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The elections of last week have made me more sanguine, as an investor, than I have been all year. Why? Because a lame duck Congress that might like to stick it to those who voted against them is thinking more about where their future bread will be buttered. Many of them they are unemployable in the real world, so they will become K Street lobbyists. That means they’ll need to suck up to the crowd that replaced them. And the crowd that replaced them got in, largely, on a platform of returning fiscal responsibility to big government. The newbies don’t want the lame ducks truncating their popularity by failing to extend the Bush tax cuts and the lame ducks don’t want to jeopardize their future 3-martini lunches at the Capital Grille.

The extension of the tax cuts would be enormously good news for Main Street. Whatever your think of the estate tax, until now you haven’t had a vote. It’s been decreed a “soak-the-rich” tax by an administration that believes that the way you earn money in America is to write a grant better than someone else writes a grant and then “the government” gives you money. They simply do not or will not understand that “the government” has no source of income other than taking it from some citizens and, after skimming its take off the top, redistributing the remainder to a different group of citizens.

I have no dog in this fight. My and my wife’s parents, grandparents and other forebears were solid blue-collar folk. Neither of us will ever be burdened with the travails of having to deal with inherited wealth. But Americans define ourselves by many characteristics and a key characteristic that we share is a sense of fair play. Since people often build huge estates within a single lifetime because of the wonders of the capitalist system and the power of their lawyers, some argue that they should say thank you to the rest of their fellow citizens when they no longer have any personal ability to spend the money.

But I must point out that they already paid on these earnings -- whatever they were legally obligated to pay every day of their working life on every cent they earned. It would be more elegant to close the tax loopholes but then let the person who earned it decide what to do with whatever is left over, rather than let an insatiable federal and in some cases state government decide they are “entitled” to some portion of one’s life work. I think a 5% levy to render unto The New Caesars might be fair. But 55%? How stupid do they think we are? (Don’t answer that; there is no end to the contempt these elitists hold us in!)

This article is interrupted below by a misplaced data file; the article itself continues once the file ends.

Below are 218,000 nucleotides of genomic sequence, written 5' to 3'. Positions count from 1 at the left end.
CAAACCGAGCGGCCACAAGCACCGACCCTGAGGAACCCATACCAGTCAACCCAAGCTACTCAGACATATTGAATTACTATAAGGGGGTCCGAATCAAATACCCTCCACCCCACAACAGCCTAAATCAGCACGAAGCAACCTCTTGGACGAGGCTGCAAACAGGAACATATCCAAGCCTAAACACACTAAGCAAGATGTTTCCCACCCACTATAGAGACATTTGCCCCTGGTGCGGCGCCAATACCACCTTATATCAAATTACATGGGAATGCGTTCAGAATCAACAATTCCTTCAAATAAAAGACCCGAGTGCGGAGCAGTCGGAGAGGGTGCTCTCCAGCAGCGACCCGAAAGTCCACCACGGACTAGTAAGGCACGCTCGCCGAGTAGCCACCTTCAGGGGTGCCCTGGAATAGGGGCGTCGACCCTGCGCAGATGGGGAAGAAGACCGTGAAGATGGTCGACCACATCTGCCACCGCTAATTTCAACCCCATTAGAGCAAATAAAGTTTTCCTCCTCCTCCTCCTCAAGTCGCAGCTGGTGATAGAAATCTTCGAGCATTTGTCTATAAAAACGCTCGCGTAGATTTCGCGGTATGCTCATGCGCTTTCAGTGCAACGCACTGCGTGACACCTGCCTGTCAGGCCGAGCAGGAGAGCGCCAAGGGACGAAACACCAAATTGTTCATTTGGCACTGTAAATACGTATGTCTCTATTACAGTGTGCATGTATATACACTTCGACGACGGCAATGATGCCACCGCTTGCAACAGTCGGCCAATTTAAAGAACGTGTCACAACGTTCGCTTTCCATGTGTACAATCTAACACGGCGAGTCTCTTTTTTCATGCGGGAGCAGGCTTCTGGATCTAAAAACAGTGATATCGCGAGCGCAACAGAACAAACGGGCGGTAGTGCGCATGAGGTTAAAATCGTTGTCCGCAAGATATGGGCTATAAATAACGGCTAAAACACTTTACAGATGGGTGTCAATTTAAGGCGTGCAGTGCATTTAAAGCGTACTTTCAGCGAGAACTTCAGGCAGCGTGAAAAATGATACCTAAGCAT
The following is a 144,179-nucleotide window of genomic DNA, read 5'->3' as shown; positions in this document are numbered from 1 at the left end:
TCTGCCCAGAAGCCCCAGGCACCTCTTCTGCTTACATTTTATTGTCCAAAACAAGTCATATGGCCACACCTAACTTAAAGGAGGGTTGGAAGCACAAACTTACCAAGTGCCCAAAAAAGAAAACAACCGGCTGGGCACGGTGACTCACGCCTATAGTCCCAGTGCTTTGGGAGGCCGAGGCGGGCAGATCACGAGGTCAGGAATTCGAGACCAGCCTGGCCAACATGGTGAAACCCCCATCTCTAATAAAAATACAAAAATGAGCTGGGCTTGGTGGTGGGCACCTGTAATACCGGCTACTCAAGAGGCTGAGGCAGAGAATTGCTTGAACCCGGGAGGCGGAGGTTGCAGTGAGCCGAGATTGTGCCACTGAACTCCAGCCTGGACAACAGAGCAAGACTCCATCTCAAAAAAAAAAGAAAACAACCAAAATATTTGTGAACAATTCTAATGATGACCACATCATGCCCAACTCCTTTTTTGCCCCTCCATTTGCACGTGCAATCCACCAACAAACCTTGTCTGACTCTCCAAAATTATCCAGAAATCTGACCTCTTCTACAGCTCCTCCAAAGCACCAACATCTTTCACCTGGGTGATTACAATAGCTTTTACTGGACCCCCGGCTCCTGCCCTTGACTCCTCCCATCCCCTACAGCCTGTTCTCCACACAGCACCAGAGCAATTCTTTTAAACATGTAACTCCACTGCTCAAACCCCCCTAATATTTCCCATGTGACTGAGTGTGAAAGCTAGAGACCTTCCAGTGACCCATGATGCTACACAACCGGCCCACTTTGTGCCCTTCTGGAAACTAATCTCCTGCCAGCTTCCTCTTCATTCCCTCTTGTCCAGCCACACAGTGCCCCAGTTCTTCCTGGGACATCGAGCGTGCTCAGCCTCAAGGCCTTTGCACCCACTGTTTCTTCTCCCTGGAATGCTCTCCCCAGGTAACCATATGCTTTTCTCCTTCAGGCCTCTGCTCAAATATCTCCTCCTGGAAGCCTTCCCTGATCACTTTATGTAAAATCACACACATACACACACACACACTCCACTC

This has left us with the unique situation where an octogenarian or nonagenarian with a large estate can either die in 2010 and escape all estate taxes or die in January 2011 and pay anywhere from 37% at the lowest end to 55% at the highest. So do they hope to die this year in order to change the future for their children? I don’t think that was the hope and change those who voted for hope and change were expecting.

With just 1 in every 2 Americans (53% versus 47%) paying any income tax at all, we have already reached a point where half of America is becoming attached to a national welfare system, so what’s wrong with asking “the rich” -- you know, those dumb suckers who still pay taxes -- to fork over most of what they made after they die as well as more and more of what they make while living? Because it’s wrong. It offends our sense of fair play.

If we wittingly or unwittingly use the tax code to socially engineer the kind of populace they want to see, with 47% of them able to vote without paying a dime to earn that right, it means that the few areas the Constitution actually assigns to the feds, like national defense, interstate commerce, national infrastructure, et al, which benefit everyone, are paid for by fewer and fewer people. Personally, I’d rather see everyone pay something. Repeal the credits and deductions that aren’t available to everyone, and make everyone feel the pain of supporting the nation’s work. Make $10,000 this year? Paying $500 in taxes, just 5%, will be pretty painful. But at least it makes you a stakeholder.

It is deceitful for the government to claim they are not raising taxes, except on the rich. While it’s true that there need be no new tax levy, simply allowing the Bush tax cuts to expire in the middle of the worst recession since the Great Depression will have the effect of taking money from every taxpayer at a time when every household budget is already stretched to the breaking point. The administration’s answer seems to be (a) they know better how to spend your money than you do, and (b) to be a good American and keep retail sales robust, you should simply continue spending, but do it on credit.

As for (a) above, may I recommend a visit to this page on Senator Tom Coburn of Oklahoma’s website. Outside the Beltway, Americans still have enough common sense to be outraged that the government spent the money in the “stimulus bill” on things like $62 million for a tunnel to nowhere in Pittsburgh, PA that even PA Gov. Ed Rendell called “a tragic mistake”; $308 million for a joint clean energy venture with BP (!); $200,000 to help Siberian communities lobby Russian policy makers; $554,763 for the Forest Service to replace windows in a closed visitor center at Mount St. Helens ; $298,543 to predict the weather on other planets; and $180,935 to discover a better method for freezing rat sperm. (No word yet on which politicians have volunteered to be donors…)